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I am trying to execute a query but I am stuck. I have two tables A and B. The a table has columns gid, geometry(line-string) and value which cells is empty , the B table has got 3 columns gid, geometry(Point) and km. I want to find from the A table the start and end point of every line-string and compare with the points of table B if the start and end points of line-string is match with points from table B then i want to compare the values of points start and end which match with one point for start and one for the end and save the bigger value in the empty column of table A.

This is the query I am using.

SELECT * FROM r ,e where ST_Equals(ST_Startpoint(r.geom),.geo) LIMIT 10; 

But i didnt take a result the query running

  • what's the problem? Is there an error? Unexpected result? – ako Aug 26 '15 at 7:46
  • error : column r.startx does not exist LINE 4: (R.startX=E.X AND R.startY=E.Y) OR (R.endX=E.X AND R.endY=E... – vagelis Aug 26 '15 at 8:41
  • You need to quote column names that have upper case letters, this is a common gotcha in postgres. So you need to write R."startX". In general, avoid using upper case in Postgres, as quoting is a major pita imho. Also, while there is nothing wrong with it, it is a bit pointless have a table called r and then aliasing it as R. You would be better off just writing r."startx" – John Powell Aug 26 '15 at 10:20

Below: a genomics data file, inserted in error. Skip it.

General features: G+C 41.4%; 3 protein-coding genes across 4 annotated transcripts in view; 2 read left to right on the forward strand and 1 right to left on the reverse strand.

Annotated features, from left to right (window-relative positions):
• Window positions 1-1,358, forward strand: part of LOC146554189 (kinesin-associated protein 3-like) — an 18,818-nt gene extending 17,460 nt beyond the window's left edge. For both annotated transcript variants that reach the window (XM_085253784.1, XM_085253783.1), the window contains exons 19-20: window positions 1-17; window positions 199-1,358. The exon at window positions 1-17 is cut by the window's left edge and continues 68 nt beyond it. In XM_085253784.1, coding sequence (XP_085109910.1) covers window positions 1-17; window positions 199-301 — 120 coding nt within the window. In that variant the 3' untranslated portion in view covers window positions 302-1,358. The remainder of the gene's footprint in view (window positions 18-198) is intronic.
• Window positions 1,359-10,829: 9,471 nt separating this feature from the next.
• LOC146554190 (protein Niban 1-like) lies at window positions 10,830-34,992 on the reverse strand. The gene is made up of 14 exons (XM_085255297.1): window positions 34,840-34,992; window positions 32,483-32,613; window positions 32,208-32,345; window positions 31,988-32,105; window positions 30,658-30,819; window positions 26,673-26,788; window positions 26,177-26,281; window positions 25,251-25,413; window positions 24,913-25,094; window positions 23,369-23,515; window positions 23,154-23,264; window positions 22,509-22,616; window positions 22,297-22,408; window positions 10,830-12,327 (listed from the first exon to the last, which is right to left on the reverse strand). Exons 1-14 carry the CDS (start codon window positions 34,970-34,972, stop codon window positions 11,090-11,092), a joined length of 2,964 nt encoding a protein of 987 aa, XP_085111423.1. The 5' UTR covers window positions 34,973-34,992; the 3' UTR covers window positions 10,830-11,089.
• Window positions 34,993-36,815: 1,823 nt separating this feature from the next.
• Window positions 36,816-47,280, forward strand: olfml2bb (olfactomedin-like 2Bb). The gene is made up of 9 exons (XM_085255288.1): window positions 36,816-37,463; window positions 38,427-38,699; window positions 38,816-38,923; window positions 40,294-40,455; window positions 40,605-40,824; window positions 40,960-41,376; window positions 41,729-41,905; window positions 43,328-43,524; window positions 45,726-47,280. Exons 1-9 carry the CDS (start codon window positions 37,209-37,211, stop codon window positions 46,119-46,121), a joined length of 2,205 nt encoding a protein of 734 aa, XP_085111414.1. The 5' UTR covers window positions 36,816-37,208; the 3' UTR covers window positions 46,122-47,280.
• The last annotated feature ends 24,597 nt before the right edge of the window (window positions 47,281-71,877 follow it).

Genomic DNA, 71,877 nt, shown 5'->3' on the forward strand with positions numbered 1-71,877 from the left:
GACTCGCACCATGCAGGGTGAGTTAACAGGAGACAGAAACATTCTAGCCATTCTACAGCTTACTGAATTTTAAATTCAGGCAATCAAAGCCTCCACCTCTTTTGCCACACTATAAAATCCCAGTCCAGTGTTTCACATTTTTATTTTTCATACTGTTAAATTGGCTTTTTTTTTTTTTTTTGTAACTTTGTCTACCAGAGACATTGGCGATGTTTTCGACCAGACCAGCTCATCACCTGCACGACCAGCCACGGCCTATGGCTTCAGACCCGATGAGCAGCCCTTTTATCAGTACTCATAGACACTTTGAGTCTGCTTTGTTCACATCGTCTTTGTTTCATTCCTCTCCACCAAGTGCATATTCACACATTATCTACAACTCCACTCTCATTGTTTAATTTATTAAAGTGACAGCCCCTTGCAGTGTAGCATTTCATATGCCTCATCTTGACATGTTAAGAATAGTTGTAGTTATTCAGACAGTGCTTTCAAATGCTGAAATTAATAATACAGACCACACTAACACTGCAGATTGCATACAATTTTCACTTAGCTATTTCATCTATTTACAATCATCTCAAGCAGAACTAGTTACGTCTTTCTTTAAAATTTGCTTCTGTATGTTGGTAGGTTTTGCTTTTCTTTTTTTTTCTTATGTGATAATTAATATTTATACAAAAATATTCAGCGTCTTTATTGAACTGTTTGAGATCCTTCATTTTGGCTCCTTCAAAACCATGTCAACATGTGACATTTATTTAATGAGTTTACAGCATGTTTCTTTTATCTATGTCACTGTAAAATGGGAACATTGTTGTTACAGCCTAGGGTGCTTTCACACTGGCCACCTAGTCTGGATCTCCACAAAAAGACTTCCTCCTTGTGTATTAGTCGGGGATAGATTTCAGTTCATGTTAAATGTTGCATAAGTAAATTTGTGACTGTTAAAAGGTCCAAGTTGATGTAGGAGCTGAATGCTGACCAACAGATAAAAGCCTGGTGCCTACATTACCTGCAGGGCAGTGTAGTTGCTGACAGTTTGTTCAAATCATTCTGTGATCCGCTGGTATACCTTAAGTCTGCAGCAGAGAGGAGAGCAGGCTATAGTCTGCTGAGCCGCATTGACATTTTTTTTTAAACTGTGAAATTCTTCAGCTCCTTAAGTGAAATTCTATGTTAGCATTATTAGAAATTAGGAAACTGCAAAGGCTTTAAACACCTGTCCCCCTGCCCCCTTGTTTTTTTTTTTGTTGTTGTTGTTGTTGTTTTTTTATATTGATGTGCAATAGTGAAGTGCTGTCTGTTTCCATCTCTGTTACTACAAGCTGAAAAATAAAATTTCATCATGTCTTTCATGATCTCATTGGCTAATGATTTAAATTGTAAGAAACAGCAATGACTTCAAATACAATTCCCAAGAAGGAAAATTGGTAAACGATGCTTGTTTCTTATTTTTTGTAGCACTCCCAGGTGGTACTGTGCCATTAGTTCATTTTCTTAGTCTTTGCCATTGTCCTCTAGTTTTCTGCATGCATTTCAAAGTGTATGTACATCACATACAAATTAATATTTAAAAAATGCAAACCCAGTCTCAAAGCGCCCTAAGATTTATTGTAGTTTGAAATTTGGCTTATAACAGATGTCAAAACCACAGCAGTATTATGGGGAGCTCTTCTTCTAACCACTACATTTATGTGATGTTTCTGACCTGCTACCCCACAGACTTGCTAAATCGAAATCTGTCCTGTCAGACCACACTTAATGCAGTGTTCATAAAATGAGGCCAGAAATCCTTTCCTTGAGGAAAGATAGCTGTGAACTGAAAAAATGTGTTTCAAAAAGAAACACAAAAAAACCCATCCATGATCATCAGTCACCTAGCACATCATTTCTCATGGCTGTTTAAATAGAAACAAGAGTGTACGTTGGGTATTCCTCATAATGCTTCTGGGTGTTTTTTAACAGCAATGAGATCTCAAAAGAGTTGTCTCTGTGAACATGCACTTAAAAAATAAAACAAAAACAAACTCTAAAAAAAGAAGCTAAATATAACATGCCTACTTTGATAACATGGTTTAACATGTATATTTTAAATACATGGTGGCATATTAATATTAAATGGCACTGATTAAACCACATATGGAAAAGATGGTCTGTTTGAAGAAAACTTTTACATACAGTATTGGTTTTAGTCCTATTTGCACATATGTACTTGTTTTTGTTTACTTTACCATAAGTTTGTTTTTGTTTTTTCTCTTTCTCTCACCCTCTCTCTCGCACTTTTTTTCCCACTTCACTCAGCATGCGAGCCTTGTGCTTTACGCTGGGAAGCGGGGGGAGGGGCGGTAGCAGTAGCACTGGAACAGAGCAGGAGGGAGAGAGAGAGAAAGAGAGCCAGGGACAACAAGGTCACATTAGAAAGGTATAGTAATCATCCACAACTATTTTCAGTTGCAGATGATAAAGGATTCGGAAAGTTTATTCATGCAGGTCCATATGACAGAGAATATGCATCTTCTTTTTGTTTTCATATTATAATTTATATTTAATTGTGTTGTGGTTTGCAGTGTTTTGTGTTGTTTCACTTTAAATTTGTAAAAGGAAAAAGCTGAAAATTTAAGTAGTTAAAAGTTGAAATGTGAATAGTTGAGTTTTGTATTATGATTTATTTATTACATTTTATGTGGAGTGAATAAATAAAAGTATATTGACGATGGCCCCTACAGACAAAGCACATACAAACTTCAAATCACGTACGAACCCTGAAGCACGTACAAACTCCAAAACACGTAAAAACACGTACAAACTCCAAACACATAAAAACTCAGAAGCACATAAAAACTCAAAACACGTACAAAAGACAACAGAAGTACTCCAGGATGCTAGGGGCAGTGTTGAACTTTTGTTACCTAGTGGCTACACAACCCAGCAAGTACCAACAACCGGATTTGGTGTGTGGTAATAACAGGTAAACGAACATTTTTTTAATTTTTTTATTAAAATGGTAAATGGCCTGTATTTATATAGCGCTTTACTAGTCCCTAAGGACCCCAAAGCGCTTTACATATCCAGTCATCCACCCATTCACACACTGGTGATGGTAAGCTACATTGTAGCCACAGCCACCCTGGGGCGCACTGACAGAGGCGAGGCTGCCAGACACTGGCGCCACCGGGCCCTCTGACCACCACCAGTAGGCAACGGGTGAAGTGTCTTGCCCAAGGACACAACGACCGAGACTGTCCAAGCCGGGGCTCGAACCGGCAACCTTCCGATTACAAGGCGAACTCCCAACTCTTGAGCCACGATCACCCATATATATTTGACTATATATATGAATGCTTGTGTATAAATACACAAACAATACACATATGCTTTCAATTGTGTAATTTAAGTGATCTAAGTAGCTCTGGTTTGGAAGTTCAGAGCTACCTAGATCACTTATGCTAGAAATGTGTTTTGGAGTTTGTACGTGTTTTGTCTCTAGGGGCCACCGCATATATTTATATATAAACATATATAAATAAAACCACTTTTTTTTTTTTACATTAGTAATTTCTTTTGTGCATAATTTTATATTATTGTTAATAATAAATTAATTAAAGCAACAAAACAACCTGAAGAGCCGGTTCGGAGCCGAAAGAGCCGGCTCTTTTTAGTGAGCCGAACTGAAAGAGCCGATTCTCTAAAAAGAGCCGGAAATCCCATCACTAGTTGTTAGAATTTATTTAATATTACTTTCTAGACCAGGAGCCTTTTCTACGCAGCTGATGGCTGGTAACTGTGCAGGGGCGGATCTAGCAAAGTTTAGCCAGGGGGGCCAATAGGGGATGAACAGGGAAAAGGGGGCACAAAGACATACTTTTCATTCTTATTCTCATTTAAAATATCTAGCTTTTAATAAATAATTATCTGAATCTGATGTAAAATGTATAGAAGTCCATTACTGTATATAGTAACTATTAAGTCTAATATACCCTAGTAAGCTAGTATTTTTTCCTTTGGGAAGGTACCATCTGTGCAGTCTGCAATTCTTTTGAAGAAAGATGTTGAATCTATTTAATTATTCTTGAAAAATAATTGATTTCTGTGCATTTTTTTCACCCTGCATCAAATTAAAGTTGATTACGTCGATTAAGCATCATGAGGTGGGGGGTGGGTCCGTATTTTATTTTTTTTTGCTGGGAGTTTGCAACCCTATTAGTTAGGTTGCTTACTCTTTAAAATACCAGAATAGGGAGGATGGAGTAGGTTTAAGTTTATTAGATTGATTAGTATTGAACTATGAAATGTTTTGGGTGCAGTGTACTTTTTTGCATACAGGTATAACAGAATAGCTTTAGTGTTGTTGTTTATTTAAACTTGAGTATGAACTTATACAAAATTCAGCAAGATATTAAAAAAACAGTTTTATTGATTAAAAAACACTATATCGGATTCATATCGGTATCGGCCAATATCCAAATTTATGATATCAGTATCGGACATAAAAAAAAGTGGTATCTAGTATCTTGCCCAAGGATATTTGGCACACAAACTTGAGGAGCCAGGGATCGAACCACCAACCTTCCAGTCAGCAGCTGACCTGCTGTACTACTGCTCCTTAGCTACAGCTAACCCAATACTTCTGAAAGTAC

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    why not something like : WHERE ST_Equals(ST_Startpoint(r.geom),e.geom) OR ST.Equals(ST_Equals(r.ST_Endpoint(r.geom),e.geom) (if both geoms are in same srid) – simplexio Aug 26 '15 at 10:35
  • @simplexio. I have updated the question with the actual error the OP is getting -- it is to do with upper case table/column names, though I agree that ST_Equals would also be cleaner. – John Powell Aug 26 '15 at 10:43
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In Postgres column and table names are not case sensitive and everything is converted to lower case before executing the query, see the docs. Therefore,

SELECT SomeColumn FROM SomeTable

becomes

SELECT somecolumn FROM sometable

unless you write it as

SELECT "SomeColumn" FROM "SomeTable"

In my view this is messy, especially when dealing with SQL clients, as you will have to also escape the quotes, so best to just use lower case table/column names from the start. If you are not in a position to change this, then in you case, the offending line can be rewritten as:

FROM r INNER JOIN e ON 
(r."startX"=e."X" AND r."startY"=e."Y") OR (r."endX"=e."X" AND r."endY"=e."Y"); 

I would also suggest that you not alias a lower case table name such as r or e as R and E, as otherwise you will have to quote those too, and it doesn't make the query clearer or shorter, either.

In short, in Postgres, use upper case for keywords like SELECT, FROM, JOIN and lower case for everything else.

On another note, ST_X returns a number, so ST_X(ST_AsTEXT(....)) will also fail, once you have fixed the upper case issue. Just use ST_X(ST_Transfrom(geom, 4326)) for example.

0

Since you are searching for identical points only, the bounding boxes intersect operator "&&" will be most efficient. In case your tables don't have spatial indizes, create them:

CREATE INDEX ON r USING gist (geom);
CREATE INDEX ON e USING gist (geo);

Then for each linestring lookup the matching endpoints and the bigger km value:

UPDATE r
    SET value = greatest(e1.km, e2.km)
    FROM e e1, e e2
    WHERE e1.geo && ST_StartPoint(r.geom) AND
          e2.geo && ST_EndPoint(r.geom));

This will give correct results only if every start- and endpoint is found exactly once in your table e.

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